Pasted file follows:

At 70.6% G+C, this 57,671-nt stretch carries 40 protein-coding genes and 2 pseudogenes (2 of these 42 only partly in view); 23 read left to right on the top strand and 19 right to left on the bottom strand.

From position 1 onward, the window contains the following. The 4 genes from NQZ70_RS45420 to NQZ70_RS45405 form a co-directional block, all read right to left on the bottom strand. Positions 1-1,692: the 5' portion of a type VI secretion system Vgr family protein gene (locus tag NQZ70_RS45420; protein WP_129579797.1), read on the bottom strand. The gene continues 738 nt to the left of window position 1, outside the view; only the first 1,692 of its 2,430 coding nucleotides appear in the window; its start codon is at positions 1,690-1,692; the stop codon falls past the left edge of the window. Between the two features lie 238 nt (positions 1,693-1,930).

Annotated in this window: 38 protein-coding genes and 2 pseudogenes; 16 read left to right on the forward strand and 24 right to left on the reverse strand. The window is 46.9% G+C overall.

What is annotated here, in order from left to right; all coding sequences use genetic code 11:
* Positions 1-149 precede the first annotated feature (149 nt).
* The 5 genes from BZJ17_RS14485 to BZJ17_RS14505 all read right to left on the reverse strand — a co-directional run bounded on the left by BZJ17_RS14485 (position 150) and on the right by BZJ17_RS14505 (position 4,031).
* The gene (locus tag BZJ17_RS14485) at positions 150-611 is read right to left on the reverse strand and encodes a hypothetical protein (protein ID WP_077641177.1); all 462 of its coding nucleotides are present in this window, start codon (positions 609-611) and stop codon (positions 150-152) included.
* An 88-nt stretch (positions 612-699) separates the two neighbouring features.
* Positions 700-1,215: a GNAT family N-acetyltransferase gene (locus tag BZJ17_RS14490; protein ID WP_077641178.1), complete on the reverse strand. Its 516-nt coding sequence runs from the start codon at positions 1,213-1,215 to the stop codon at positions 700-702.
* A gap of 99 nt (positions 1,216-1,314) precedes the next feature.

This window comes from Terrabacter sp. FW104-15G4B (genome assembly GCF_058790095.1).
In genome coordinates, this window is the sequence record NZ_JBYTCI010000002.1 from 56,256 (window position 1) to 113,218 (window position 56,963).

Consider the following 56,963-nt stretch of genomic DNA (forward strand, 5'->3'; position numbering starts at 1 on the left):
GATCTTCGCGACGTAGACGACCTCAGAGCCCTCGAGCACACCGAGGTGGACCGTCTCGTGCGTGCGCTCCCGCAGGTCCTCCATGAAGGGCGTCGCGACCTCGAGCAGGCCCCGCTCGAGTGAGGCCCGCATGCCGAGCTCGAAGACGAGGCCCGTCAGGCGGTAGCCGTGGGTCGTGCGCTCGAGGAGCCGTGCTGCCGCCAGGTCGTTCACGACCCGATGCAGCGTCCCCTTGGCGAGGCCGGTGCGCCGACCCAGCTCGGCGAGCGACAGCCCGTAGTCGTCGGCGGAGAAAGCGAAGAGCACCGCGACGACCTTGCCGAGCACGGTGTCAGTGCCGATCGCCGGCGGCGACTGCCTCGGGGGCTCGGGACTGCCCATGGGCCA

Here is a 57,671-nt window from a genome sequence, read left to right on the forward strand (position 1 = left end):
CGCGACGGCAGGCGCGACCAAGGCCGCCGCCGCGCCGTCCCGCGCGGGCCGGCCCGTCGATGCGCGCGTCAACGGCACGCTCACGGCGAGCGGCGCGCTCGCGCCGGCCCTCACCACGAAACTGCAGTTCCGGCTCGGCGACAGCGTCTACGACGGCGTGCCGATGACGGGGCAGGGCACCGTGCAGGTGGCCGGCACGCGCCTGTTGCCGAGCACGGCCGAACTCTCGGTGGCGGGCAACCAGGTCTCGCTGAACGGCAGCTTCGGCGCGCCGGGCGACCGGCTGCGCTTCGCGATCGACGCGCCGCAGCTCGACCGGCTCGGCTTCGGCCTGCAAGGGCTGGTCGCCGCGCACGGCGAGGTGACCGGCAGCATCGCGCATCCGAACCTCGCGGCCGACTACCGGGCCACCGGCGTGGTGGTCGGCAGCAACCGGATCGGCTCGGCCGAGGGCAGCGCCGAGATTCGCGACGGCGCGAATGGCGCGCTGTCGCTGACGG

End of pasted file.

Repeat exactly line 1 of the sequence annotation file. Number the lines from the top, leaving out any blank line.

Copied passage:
At 70.6% G+C, this 57,671-nt stretch carries 40 protein-coding genes and 2 pseudogenes (2 of these 42 only partly in view); 23 read left to right on the top strand and 19 right to left on the bottom strand.